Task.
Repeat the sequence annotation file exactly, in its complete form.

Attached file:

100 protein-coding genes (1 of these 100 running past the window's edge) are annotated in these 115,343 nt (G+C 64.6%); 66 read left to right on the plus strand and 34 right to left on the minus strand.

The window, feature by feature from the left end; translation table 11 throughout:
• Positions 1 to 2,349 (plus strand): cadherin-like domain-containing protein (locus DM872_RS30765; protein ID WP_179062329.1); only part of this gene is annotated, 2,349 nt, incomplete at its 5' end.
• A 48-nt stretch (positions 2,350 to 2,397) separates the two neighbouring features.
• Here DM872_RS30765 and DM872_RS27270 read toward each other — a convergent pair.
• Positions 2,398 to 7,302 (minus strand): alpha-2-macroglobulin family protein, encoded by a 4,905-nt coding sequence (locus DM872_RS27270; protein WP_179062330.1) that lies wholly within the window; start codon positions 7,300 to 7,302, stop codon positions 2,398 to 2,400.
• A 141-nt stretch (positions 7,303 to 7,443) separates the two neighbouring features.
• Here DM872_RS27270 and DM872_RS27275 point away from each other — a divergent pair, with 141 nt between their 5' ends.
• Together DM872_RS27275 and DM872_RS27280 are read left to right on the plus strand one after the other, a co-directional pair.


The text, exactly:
100 protein-coding genes (1 of these 100 running past the window's edge) are annotated in these 115,343 nt (G+C 64.6%); 66 read left to right on the plus strand and 34 right to left on the minus strand.

The window, feature by feature from the left end; translation table 11 throughout:
• Positions 1 to 2,349 (plus strand): cadherin-like domain-containing protein (locus DM872_RS30765; protein ID WP_179062329.1); only part of this gene is annotated, 2,349 nt, incomplete at its 5' end.
• A 48-nt stretch (positions 2,350 to 2,397) separates the two neighbouring features.
• Here DM872_RS30765 and DM872_RS27270 read toward each other — a convergent pair.
• Positions 2,398 to 7,302 (minus strand): alpha-2-macroglobulin family protein, encoded by a 4,905-nt coding sequence (locus DM872_RS27270; protein WP_179062330.1) that lies wholly within the window; start codon positions 7,300 to 7,302, stop codon positions 2,398 to 2,400.
• A 141-nt stretch (positions 7,303 to 7,443) separates the two neighbouring features.
• Here DM872_RS27270 and DM872_RS27275 point away from each other — a divergent pair, with 141 nt between their 5' ends.
• Together DM872_RS27275 and DM872_RS27280 are read left to right on the plus strand one after the other, a co-directional pair.